Ethosuximide, Serum or Plasma

CPT: 80168
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Test Details


  • Zarontin®


Evaluate toxicity; monitor therapeutic levels


Immunoassay (IA)

Reference Interval

Therapeutic: 40−100 μg/mL

Critical Value

Potentially toxic: >100 μg/mL

Additional Information

Ethosuximide is well absorbed orally, and the peak plasma concentration occurs in one to four hours. It is minimally bound to plasma protein and eliminated primarily via hepatic metabolism with 10% to 20% of the administered dose excreted unchanged in the urine. The half-life is variable but averages 52 to 56 hours in adults and 32 to 41 hours in children. Breast milk concentrations are slightly less than corresponding plasma concentrations, but problems related to breast-feeding in humans have not been documented. Control of absence seizures usually is achieved with plasma concentrations of 40−100 μg/mL, but concentrations up to 160 μg/mL may be required and are tolerated in some patients. As is the case with other antiepileptic drugs metabolized by the P450 enzyme system, co-administration of carbamazepine, phenytoin, phenobarbital, or primidone will result in decreased ethosuximide levels, whereas valproic acid can increase ethosuximide levels.1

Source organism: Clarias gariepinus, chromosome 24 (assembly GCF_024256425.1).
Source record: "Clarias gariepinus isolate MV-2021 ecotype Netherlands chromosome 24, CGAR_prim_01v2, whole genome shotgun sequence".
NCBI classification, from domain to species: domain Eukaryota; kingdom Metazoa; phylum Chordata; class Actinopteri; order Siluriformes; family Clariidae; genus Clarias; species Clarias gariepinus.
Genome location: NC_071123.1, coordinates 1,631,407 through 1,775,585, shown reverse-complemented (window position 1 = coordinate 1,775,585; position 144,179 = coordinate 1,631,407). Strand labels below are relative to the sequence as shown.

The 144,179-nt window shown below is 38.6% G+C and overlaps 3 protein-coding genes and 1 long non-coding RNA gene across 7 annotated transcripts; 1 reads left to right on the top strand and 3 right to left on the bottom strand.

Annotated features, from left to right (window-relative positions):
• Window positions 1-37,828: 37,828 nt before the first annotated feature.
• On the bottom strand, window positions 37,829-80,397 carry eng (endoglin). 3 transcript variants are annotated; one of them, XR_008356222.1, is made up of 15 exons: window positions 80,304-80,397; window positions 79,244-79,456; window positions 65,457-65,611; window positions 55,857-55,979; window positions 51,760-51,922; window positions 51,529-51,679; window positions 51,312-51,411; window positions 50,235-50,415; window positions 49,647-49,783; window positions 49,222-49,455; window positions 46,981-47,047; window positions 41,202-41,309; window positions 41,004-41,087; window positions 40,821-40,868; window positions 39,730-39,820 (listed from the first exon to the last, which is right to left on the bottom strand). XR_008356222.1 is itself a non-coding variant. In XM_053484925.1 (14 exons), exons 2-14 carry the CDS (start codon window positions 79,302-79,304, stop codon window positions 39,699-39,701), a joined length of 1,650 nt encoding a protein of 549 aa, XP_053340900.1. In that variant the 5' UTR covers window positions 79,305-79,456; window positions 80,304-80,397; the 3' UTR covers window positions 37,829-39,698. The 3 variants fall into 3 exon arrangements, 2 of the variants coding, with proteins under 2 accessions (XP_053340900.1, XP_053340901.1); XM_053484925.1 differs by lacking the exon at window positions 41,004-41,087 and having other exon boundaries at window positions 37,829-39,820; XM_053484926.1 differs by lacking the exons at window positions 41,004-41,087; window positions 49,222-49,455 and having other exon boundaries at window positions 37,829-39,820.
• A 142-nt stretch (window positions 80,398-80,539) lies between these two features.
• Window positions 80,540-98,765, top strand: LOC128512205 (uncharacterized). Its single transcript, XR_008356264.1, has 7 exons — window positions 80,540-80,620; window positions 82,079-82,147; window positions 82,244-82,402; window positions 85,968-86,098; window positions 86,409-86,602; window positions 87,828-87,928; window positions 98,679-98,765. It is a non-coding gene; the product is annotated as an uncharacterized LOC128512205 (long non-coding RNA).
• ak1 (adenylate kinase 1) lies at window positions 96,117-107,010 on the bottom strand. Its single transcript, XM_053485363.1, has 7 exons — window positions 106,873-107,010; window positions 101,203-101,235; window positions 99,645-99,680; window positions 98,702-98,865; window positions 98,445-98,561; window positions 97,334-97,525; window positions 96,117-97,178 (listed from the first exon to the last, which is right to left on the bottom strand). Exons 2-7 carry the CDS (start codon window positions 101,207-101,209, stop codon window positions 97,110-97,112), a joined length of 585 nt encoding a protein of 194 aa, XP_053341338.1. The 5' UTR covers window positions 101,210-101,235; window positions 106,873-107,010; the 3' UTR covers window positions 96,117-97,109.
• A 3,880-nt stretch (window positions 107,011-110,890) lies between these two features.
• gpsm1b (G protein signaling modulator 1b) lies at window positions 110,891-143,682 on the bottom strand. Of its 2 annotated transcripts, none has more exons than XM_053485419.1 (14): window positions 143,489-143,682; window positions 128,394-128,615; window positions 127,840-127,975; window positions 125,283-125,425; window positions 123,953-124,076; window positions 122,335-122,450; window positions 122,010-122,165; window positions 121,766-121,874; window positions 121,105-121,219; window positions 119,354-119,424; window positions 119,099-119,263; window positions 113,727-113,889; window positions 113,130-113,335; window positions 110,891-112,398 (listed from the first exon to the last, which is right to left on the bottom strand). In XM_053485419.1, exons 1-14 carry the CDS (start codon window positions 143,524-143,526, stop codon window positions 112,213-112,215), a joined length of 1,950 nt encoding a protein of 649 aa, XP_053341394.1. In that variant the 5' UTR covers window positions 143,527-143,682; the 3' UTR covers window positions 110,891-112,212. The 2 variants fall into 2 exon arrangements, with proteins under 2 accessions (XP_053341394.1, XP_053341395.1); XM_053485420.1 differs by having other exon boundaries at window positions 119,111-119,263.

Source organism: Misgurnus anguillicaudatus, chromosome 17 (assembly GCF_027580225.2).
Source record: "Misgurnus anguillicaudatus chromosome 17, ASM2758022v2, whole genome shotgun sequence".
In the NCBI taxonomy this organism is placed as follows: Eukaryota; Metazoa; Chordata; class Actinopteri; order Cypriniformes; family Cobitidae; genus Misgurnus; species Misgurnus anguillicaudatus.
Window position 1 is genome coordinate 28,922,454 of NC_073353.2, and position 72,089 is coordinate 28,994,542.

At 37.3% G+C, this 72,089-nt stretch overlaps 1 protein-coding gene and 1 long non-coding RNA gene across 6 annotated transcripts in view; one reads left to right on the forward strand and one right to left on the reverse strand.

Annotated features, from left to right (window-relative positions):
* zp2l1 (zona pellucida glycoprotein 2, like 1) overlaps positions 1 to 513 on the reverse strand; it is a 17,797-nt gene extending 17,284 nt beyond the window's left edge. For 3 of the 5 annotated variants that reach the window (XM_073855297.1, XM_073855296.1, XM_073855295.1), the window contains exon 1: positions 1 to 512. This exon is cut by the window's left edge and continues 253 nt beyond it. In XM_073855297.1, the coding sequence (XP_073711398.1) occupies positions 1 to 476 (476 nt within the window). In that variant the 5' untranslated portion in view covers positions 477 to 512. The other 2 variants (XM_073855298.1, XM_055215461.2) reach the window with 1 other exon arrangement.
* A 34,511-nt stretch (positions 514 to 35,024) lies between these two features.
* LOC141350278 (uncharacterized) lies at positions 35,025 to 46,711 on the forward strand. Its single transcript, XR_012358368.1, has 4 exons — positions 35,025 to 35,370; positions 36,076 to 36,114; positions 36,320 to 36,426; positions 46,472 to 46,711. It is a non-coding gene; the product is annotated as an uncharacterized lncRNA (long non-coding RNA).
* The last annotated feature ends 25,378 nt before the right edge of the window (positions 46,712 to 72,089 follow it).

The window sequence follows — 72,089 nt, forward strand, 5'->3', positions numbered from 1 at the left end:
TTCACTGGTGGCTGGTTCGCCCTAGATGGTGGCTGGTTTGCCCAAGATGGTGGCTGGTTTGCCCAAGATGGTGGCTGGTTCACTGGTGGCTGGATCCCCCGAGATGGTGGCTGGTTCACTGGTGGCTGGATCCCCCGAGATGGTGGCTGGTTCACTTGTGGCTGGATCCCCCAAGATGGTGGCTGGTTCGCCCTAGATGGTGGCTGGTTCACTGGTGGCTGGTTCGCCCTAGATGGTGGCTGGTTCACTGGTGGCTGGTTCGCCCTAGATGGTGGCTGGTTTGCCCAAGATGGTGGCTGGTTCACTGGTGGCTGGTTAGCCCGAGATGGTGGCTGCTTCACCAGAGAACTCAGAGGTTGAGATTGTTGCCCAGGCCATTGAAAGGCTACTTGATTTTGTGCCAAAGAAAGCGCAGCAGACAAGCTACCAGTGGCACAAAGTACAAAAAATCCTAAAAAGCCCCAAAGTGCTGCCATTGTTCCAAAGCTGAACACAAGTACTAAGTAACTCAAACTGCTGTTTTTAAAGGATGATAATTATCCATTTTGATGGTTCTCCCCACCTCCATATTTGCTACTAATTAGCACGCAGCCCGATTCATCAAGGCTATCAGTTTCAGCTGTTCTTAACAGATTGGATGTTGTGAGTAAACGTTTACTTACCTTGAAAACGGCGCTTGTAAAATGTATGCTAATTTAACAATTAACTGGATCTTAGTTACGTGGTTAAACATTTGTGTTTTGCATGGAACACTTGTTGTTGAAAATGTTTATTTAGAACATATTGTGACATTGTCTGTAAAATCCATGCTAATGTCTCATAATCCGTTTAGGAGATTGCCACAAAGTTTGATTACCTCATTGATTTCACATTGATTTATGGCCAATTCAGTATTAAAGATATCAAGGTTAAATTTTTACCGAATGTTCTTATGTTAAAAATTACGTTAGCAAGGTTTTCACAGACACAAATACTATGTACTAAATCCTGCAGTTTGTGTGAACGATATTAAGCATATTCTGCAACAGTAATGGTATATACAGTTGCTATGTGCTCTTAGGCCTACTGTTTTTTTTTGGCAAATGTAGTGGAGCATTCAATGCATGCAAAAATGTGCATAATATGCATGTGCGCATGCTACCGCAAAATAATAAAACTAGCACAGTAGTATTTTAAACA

Specimen Requirements


Serum or plasma


1 mL

Minimum Volume

0.6 mL


Red-top tube, lavender-top (EDTA) tube, or green-top (heparin) tube. Do not use a gel-barrier tube. The use of gel-barrier tubes is not recommended due to slow absorption of the drug by the gel. Depending on the specimen volume and storage time, the decrease in drug level due to absorption may be clinically significant.


Transfer separated serum or plasma to a plastic transport tube. Oral: peak: two to four hours after dose; trough: immediately prior to next dose. Peak or trough levels may be used to monitor therapy because blood levels are fairly constant.

Storage Instructions

Room temperature

Stability Requirements



Room temperature

14 days


14 days


14 days

Freeze/thaw cycles

Stable x3

Causes for Rejection

Gel-barrier tube; hemolysis; lipemia; gross bacterial contamination

Clinical Information

Special Instructions

State other drugs taken by patient.


1. Bourgeois BF. Pharmacokinetic properties of current antiepileptic drugs: What improvements are needed? Neurology. 2000; 55(Suppl 3):S11-S16. 11147563


American Medical Association, Division of Drugs and Toxicology. Drug Evaluations Subscription. Chicago, Ill: AMA; Fall 1992.


Order Code Order Code Name Order Loinc Result Code Result Code Name UofM Result LOINC
007443 Ethosuximide (Zarontin), Serum 3616-0 007443 Ethosuximide (Zarontin), Serum ug/mL 3616-0

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